In Charles Dickens’ words, those were the best of times as well as the worst of times, with Bheki collaborating with others to create a free, light space in which to play. The music on Meditations reminds me of those Museum piano nights.
20 years on in South Africa, the Bheki I talked to was heavier, graver, sadder. “I wrote to X University,” he tells me sadly, “but they didn’t answer my letter. And Y University wants me to send them my qualifications before they’ll consider me.”
Which ones would those be, I wondered. The Mercury nomination for Celebration? The praise from critics worldwide? The covers in international magazines such as The Wire? Tributes paid by Marvin “Smitty” Smith, Pharoah Sanders, Abbey Lincoln, Charlie Haden, Kenny Barron? Trane’s mouthpiece, given to him by Alice Coltrane at Newport in 1977? (No, not that. When he was home at last from exile, it was stolen by robbers who probably flogged it for five rand.) Perhaps copies of the albums: Celebration; Meditations; Timelessness; Star Seeding; Beauty of Sunrise?
For Bheki was self-taught, with no degree certificate to brandish. Born in Lamontville, a suburb of Durban, in 1955, music was in his blood. His father and uncle were vaudevillians William and Wilfred Mseleku, leaders of the Amanzimtoti Royal Players, one of the most extensively recorded South African entertainment groups of the 1930s. Later, his father got religion. For a long time the family piano was kept locked. But his mother, Elvira, would give Bheki the keys when his father was away. Eventually, older brother Langa was allowed to practice, and he became Bheki’s mentor. Bheki persevered, despite a go-kart accident that robbed him of the top joints of two fingers (and the piano finally being chopped up for firewood). He mastered piano, sax and guitar and played with young bands in and around Lamontville, but he was soon scouted into the Johannesburg jazz scene. According to Cape Town pianist Roger Koza – who worked with Mseleku in ‘70s touring band The Cliffs – it was legendary Malawi-born bandleader/impressario Dick Khoza who first spotted his talent.
In Joburg he was schooled in two of the most interesting bands of the 70s: The Drive and Spirits Rejoice. The first, founded in 1971 by reedman Henry Sithole took a soulful, hard-bop approach to original tunes and Bheki puts in a neat organ solo on the group’s bump jive hit ‘Way Back Fifties’. The far more explicitly experimental Spirits Rejoice, founded by drummer Gilbert Matthews and sxaophonist Duke Makasi in 1974 gave him space to spread his improvising wings, and hooked him up with guitarist Russell Herman who, until Herman’s death, became his manager and refuge in 1980s London. Then a stint touring with Malombo showed him how you could be at home in music wherever you traveled.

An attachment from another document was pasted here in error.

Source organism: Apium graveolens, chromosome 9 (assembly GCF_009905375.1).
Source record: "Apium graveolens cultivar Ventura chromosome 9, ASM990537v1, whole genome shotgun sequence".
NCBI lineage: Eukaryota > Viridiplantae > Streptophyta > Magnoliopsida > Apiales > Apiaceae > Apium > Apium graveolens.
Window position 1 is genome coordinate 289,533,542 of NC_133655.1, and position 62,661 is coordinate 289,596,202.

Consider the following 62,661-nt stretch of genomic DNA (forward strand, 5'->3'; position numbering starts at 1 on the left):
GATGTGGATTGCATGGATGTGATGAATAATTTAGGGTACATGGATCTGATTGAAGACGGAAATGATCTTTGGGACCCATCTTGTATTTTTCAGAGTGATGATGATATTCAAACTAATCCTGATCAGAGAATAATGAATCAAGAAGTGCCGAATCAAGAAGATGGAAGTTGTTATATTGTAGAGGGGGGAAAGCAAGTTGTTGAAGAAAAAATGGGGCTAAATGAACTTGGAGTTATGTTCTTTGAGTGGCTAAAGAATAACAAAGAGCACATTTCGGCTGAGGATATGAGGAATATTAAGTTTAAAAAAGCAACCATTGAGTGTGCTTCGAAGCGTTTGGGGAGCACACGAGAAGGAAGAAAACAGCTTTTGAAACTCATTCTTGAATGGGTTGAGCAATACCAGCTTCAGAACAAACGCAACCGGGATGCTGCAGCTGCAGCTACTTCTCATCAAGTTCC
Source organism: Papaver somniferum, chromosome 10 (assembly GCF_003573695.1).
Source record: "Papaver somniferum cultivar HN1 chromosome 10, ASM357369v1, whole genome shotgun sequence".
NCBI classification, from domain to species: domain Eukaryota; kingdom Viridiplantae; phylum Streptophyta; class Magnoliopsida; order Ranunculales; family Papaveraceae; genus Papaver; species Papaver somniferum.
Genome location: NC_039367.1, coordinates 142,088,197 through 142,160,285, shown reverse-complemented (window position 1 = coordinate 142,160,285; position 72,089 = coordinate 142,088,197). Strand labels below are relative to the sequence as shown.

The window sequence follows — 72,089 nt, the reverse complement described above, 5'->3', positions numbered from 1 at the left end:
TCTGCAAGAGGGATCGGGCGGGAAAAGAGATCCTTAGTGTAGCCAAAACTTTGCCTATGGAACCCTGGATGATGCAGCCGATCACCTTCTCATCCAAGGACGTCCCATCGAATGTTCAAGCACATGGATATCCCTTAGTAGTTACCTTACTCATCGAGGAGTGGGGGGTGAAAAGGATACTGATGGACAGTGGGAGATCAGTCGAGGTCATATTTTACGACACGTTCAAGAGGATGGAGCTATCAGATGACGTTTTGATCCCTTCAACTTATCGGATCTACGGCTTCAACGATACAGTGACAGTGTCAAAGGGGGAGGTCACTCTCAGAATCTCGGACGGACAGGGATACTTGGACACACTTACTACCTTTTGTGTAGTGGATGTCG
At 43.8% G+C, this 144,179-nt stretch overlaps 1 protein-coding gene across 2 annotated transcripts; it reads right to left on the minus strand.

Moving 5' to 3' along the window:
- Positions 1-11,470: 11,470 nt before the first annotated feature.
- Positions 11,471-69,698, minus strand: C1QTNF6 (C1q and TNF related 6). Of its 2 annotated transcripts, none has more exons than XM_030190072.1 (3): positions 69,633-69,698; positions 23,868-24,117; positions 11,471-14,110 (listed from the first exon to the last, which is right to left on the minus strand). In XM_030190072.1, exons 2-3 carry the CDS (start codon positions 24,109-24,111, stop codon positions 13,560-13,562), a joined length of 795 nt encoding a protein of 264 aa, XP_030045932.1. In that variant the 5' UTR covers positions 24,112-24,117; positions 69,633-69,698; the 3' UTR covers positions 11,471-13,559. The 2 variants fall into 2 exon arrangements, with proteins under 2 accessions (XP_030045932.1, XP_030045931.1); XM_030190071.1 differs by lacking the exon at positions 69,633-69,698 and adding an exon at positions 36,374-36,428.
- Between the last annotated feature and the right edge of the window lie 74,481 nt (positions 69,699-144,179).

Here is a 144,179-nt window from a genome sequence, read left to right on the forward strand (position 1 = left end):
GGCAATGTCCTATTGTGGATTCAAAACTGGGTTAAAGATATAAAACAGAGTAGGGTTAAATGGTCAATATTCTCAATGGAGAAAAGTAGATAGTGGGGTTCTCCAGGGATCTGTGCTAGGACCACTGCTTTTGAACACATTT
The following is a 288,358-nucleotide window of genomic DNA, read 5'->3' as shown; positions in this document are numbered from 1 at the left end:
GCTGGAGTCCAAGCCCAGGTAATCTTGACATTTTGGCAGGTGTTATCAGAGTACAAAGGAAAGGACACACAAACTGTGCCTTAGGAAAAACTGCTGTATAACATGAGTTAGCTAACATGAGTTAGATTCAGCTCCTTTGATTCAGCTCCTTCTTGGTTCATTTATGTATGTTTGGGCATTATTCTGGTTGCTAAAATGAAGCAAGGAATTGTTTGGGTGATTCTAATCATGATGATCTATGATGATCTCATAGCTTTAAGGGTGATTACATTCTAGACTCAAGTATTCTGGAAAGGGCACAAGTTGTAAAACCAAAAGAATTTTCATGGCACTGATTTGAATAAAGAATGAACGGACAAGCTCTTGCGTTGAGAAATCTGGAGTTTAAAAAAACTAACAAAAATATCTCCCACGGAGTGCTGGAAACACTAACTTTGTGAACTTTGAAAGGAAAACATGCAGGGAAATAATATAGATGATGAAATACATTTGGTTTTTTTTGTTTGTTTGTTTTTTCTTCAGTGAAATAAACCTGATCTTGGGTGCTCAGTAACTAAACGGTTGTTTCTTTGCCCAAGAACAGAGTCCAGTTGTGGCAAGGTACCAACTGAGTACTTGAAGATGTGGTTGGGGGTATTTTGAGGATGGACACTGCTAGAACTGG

For Bheki, where you were, was irrelevant. He believed we’d all lived before and would all live again; that these lives could be on Earth or on other planes and planets. It was both faith and lived metaphor; it took him to Hindu temples, Buddhist retreats and Sufic meditation, and it allowed him to consciously opt out of a world where music was parcelled neatly into genre boxes and sold by the pound, and live his life differently: sharing the light.
“I’m not a jazz musician,” he told me and other critics. “I don’t know what that means. The industry invented that box.”
But contemporary South Africa bruised him. The industry wanted to buy and sell, not share, and Bheki’s sprawling, glittering, different talent was not easily commodifiable: “not commercial enough”, they told him. Only one album, Home at Last – a gentle, lyrical collection – came out of his time here. When he was sad, he neglected himself: eating wrong or not at all; forgetting the insulin his diabetes demanded. That made him sick and blocked his creative spirit. And so, back to London, with a jazz scene more hospitable to exploratory sounds, and supportive friends such as Eugene Skeef. But years of self–neglect (sometimes he’d play for a couple of days without pausing to eat or drink) and the sadness, had irreparably damaged his health.
On to a higher plane
After his death, in September 2008,Bheki’s elder brother Langa talked to The Sowetan newspaper: “Bheki’s daughter has been trying to organise for him to play at home for five months. Nobody was interested. Now he is dead, everybody is interested.”
The best way to remember Bheki, I think, is to remember all of him. The earnest, committed spiritual seeker, and the mischievous deflater of pomposity. The soaring musical genius, and the man who could groove a keyboard vamp on Way Back ‘Fifties that insinuated its way under your soles and made you move. UK Guardian critic John Fordham said he could sound as though he was playing for a dance one moment and an act of worship the next, and sometimes both at once. And the absolutely best way to pay tribute to him is to do what he loved and longed to do. First: learn and teach (he had made himself impressively learned in both ideas and sounds). And second: breathe in the air of freedom and breathe out good music.